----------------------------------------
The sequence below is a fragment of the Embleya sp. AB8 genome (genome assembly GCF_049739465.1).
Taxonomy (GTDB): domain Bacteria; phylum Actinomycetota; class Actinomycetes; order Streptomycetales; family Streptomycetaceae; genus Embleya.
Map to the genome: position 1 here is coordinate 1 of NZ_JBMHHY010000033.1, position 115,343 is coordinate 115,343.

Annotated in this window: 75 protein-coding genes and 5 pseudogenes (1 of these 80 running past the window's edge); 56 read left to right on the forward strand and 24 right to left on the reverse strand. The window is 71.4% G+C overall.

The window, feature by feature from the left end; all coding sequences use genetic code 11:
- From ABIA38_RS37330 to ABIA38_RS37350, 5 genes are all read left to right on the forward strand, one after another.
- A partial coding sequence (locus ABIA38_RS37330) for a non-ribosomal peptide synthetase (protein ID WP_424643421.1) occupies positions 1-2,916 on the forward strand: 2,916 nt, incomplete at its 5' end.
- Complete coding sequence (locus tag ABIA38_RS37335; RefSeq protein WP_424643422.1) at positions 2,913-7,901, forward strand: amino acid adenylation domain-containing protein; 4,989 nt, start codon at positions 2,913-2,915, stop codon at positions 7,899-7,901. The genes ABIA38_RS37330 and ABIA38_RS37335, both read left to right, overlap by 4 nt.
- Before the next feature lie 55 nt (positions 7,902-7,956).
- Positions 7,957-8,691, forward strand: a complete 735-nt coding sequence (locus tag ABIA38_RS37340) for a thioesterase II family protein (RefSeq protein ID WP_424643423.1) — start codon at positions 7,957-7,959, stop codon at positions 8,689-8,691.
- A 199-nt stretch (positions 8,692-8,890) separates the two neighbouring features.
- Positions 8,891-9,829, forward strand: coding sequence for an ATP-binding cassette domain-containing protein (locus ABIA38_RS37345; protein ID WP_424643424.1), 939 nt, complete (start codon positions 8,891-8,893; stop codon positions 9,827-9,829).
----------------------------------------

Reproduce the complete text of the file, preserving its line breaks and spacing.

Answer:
The sequence below is a fragment of the Embleya sp. AB8 genome (genome assembly GCF_049739465.1).
Taxonomy (GTDB): domain Bacteria; phylum Actinomycetota; class Actinomycetes; order Streptomycetales; family Streptomycetaceae; genus Embleya.
Map to the genome: position 1 here is coordinate 1 of NZ_JBMHHY010000033.1, position 115,343 is coordinate 115,343.

Annotated in this window: 75 protein-coding genes and 5 pseudogenes (1 of these 80 running past the window's edge); 56 read left to right on the forward strand and 24 right to left on the reverse strand. The window is 71.4% G+C overall.

The window, feature by feature from the left end; all coding sequences use genetic code 11:
- From ABIA38_RS37330 to ABIA38_RS37350, 5 genes are all read left to right on the forward strand, one after another.
- A partial coding sequence (locus ABIA38_RS37330) for a non-ribosomal peptide synthetase (protein ID WP_424643421.1) occupies positions 1-2,916 on the forward strand: 2,916 nt, incomplete at its 5' end.
- Complete coding sequence (locus tag ABIA38_RS37335; RefSeq protein WP_424643422.1) at positions 2,913-7,901, forward strand: amino acid adenylation domain-containing protein; 4,989 nt, start codon at positions 2,913-2,915, stop codon at positions 7,899-7,901. The genes ABIA38_RS37330 and ABIA38_RS37335, both read left to right, overlap by 4 nt.
- Before the next feature lie 55 nt (positions 7,902-7,956).
- Positions 7,957-8,691, forward strand: a complete 735-nt coding sequence (locus tag ABIA38_RS37340) for a thioesterase II family protein (RefSeq protein ID WP_424643423.1) — start codon at positions 7,957-7,959, stop codon at positions 8,689-8,691.
- A 199-nt stretch (positions 8,692-8,890) separates the two neighbouring features.
- Positions 8,891-9,829, forward strand: coding sequence for an ATP-binding cassette domain-containing protein (locus ABIA38_RS37345; protein ID WP_424643424.1), 939 nt, complete (start codon positions 8,891-8,893; stop codon positions 9,827-9,829).